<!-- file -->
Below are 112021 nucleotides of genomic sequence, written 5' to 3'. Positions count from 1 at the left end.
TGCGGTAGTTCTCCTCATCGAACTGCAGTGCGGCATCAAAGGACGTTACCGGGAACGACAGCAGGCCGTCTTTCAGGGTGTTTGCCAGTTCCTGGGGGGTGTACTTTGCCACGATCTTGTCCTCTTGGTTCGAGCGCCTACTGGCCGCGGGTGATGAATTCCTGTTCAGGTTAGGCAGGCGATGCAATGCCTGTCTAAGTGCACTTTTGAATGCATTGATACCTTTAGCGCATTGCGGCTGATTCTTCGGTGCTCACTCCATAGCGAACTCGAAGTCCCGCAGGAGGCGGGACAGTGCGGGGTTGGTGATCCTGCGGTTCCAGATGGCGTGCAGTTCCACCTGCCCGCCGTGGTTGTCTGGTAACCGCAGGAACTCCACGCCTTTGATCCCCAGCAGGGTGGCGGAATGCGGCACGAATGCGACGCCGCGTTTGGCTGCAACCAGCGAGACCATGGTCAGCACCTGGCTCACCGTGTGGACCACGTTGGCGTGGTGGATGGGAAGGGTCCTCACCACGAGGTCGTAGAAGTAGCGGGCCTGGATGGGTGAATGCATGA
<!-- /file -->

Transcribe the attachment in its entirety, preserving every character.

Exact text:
Below are 112021 nucleotides of genomic sequence, written 5' to 3'. Positions count from 1 at the left end.
TGCGGTAGTTCTCCTCATCGAACTGCAGTGCGGCATCAAAGGACGTTACCGGGAACGACAGCAGGCCGTCTTTCAGGGTGTTTGCCAGTTCCTGGGGGGTGTACTTTGCCACGATCTTGTCCTCTTGGTTCGAGCGCCTACTGGCCGCGGGTGATGAATTCCTGTTCAGGTTAGGCAGGCGATGCAATGCCTGTCTAAGTGCACTTTTGAATGCATTGATACCTTTAGCGCATTGCGGCTGATTCTTCGGTGCTCACTCCATAGCGAACTCGAAGTCCCGCAGGAGGCGGGACAGTGCGGGGTTGGTGATCCTGCGGTTCCAGATGGCGTGCAGTTCCACCTGCCCGCCGTGGTTGTCTGGTAACCGCAGGAACTCCACGCCTTTGATCCCCAGCAGGGTGGCGGAATGCGGCACGAATGCGACGCCGCGTTTGGCTGCAACCAGCGAGACCATGGTCAGCACCTGGCTCACCGTGTGGACCACGTTGGCGTGGTGGATGGGAAGGGTCCTCACCACGAGGTCGTAGAAGTAGCGGGCCTGGATGGGTGAATGCATGA